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Monday,  July 22, 2024   5:14 PM
Ottawa to close sickness benefit loophole for quarantining travellers
Prime Minister Justin Trudeau.

A recently-exposed loophole that is letting Canadians who are quarantining after travelling abroad claim the Canada Recovery Sickness Benefit (CRSB) will be closed, according to Prime Minister Justin Trudeau. 

According to government sources, Canadians taking holidays or travelling for non-essential reasons have been able to collect up to $1,000 in sick pay while in quarantine after returning home.

The technicality was confirmed by Public Services Minister Carla Qualtrough’s press secretary, Marielle Hossack, in an interview with La Presse over the weekend. 

Speaking to media on Tuesday (Jan. 5), Trudeau clarified that the benefit "is not intended for travellers who are quarantining when they return from holiday." 

"It's not there to pay for someone's post-vacation quarantine," said Trudeau, noting how the benefit was created for people who have to take sick leave due to COVID-19, if they need to. 

Trudeau reiterated how Canada has some of the strongest travel measures in the world. "Since March, these measures have helped saved lives," he said. 

The Prime Minister again said that "no one should be vacationing abroad right now," reminding all travellers that starting this Thursday (Jan. 7) they must have a negative (PCR) COVID-19 test taken within 72 hours before boarding a flight to Canada.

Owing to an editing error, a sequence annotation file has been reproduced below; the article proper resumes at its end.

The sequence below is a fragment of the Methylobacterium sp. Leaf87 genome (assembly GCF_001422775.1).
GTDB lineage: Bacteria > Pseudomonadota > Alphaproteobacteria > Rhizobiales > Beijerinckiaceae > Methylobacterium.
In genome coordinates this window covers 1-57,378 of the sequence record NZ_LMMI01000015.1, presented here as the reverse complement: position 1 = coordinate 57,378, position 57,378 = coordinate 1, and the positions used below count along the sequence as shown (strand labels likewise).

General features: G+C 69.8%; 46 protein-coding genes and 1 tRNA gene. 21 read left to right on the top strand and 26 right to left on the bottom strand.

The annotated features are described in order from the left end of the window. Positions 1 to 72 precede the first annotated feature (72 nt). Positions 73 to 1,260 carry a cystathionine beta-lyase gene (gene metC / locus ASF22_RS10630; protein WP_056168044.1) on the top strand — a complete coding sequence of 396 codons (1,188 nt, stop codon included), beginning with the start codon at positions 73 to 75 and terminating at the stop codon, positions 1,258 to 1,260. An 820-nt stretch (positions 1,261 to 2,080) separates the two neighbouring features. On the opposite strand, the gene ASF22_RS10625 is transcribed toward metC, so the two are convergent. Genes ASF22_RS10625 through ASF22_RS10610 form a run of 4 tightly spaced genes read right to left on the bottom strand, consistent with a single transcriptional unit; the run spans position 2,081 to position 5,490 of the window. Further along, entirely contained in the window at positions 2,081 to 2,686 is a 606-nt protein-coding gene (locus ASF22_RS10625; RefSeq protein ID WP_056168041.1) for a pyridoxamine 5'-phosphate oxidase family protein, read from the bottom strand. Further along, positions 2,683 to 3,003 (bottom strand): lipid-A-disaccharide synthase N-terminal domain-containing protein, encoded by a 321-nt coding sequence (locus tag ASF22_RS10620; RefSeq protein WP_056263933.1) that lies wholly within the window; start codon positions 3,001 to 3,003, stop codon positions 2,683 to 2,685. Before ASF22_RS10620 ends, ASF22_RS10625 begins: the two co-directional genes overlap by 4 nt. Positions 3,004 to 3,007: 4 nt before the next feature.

Canada's mandatory 14-day quarantine requirement also remains in place. 

"You need to take this seriously," said Trudeau, adding that not following the rules can result in "real consequences" such as fines and prison time. 

"Officials are reviewing travellers' isolation plans and if the plan is not up to par, the travellers will have to quarantine in a federal facility," said Trudeau. 

An "accident of law"

Intergovernmental affairs minister Dominic LeBlanc echoed the Prime Minister's comments about the CRSB on Monday (Jan. 4), telling CBC News Network's Power & Politics that the government will, indeed, soon close this benefit to quarantining travellers.

"The idea that you can voluntarily decide to disrespect public health advice, go on an international trip and come back and, because you have to quarantine, somehow apply for a sickness benefit makes no sense at all," Minister LeBlanc told CBC host Vassy Kapelos. "It's an accident of law."

Canadians can apply for the CRSB if they're unable to work for at least half of a scheduled work week because they have tested positive for COVID-19 or are isolating due to the virus.

People who meet the criteria are eligible for $500 per week ($450 after taxes withheld) for a maximum of two weeks.

The benefit has been targeted by critics who have suggested that the money might be supporting Canadians who are going against government advisories and travelling abroad for personal holidays.

"These people need an income replacement when they stay home not to go to work to protect the public. It's not meant to be a bonus for some irresponsible trip you took," LeBlanc told CBC.

Canada’s non-essential travel advisory has been in place since March 2020.

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